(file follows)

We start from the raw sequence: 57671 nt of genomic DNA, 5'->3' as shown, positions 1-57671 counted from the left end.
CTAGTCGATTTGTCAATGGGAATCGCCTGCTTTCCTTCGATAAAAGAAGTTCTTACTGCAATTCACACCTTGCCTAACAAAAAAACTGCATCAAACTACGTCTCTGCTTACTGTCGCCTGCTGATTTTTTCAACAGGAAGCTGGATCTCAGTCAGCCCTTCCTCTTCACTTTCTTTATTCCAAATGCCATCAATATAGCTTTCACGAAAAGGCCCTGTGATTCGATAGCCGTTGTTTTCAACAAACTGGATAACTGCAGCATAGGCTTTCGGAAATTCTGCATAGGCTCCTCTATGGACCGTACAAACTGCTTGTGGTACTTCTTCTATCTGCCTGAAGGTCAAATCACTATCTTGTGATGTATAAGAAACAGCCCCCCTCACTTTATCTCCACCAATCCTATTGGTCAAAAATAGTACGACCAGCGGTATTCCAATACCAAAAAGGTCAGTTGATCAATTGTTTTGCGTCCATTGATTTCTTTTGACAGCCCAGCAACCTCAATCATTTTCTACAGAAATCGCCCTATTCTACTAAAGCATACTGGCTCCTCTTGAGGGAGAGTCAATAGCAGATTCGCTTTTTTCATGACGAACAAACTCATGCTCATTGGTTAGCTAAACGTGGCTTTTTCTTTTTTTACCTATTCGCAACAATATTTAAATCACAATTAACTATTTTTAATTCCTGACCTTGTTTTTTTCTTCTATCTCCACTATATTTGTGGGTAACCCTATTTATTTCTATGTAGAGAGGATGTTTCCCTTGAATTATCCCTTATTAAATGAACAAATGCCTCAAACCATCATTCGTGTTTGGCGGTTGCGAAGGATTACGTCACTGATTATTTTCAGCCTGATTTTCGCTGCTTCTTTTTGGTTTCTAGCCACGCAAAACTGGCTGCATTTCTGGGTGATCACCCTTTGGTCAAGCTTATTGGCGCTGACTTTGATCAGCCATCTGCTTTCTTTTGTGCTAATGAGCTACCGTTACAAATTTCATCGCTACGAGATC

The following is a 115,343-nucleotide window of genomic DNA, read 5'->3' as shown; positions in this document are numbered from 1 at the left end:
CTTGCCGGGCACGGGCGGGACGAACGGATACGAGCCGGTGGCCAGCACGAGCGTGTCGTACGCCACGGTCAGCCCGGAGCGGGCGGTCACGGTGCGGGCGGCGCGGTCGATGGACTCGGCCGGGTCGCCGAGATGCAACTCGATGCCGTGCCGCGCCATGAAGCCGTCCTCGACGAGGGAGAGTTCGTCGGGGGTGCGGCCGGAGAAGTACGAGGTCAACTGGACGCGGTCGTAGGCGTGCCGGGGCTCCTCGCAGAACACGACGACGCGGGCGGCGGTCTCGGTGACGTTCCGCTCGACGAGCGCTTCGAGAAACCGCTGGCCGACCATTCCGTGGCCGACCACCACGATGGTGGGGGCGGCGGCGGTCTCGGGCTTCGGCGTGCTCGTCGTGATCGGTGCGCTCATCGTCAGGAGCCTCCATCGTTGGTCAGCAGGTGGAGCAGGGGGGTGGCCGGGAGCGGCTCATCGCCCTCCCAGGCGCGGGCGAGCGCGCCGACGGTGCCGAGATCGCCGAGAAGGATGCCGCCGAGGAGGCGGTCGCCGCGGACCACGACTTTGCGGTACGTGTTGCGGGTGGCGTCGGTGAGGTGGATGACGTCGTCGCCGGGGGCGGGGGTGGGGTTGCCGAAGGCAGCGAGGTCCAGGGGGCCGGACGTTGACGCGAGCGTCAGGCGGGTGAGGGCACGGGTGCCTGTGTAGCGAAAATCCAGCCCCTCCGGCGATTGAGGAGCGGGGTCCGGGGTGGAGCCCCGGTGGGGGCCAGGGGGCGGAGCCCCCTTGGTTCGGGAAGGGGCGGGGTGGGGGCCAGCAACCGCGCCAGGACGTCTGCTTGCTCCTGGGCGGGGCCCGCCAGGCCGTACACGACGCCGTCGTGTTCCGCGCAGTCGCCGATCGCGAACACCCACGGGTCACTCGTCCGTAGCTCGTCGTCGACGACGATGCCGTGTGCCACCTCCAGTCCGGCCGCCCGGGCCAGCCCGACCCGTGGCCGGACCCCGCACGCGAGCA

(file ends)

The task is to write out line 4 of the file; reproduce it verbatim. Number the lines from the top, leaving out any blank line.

CTTGCCGGGCACGGGCGGGACGAACGGATACGAGCCGGTGGCCAGCACGAGCGTGTCGTACGCCACGGTCAGCCCGGAGCGGGCGGTCACGGTGCGGGCGGCGCGGTCGATGGACTCGGCCGGGTCGCCGAGATGCAACTCGATGCCGTGCCGCGCCATGAAGCCGTCCTCGACGAGGGAGAGTTCGTCGGGGGTGCGGCCGGAGAAGTACGAGGTCAACTGGACGCGGTCGTAGGCGTGCCGGGGCTCCTCGCAGAACACGACGACGCGGGCGGCGGTCTCGGTGACGTTCCGCTCGACGAGCGCTTCGAGAAACCGCTGGCCGACCATTCCGTGGCCGACCACCACGATGGTGGGGGCGGCGGCGGTCTCGGGCTTCGGCGTGCTCGTCGTGATCGGTGCGCTCATCGTCAGGAGCCTCCATCGTTGGTCAGCAGGTGGAGCAGGGGGGTGGCCGGGAGCGGCTCATCGCCCTCCCAGGCGCGGGCGAGCGCGCCGACGGTGCCGAGATCGCCGAGAAGGATGCCGCCGAGGAGGCGGTCGCCGCGGACCACGACTTTGCGGTACGTGTTGCGGGTGGCGTCGGTGAGGTGGATGACGTCGTCGCCGGGGGCGGGGGTGGGGTTGCCGAAGGCAGCGAGGTCCAGGGGGCCGGACGTTGACGCGAGCGTCAGGCGGGTGAGGGCACGGGTGCCTGTGTAGCGAAAATCCAGCCCCTCCGGCGATTGAGGAGCGGGGTCCGGGGTGGAGCCCCGGTGGGGGCCAGGGGGCGGAGCCCCCTTGGTTCGGGAAGGGGCGGGGTGGGGGCCAGCAACCGCGCCAGGACGTCTGCTTGCTCCTGGGCGGGGCCCGCCAGGCCGTACACGACGCCGTCGTGTTCCGCGCAGTCGCCGATCGCGAACACCCACGGGTCACTCGTCCGTAGCTCGTCGTCGACGACGATGCCGTGTGCCACCTCCAGTCCGGCCGCCCGGGCCAGCCCGACCCGTGGCCGGACCCCGCACGCGAGCA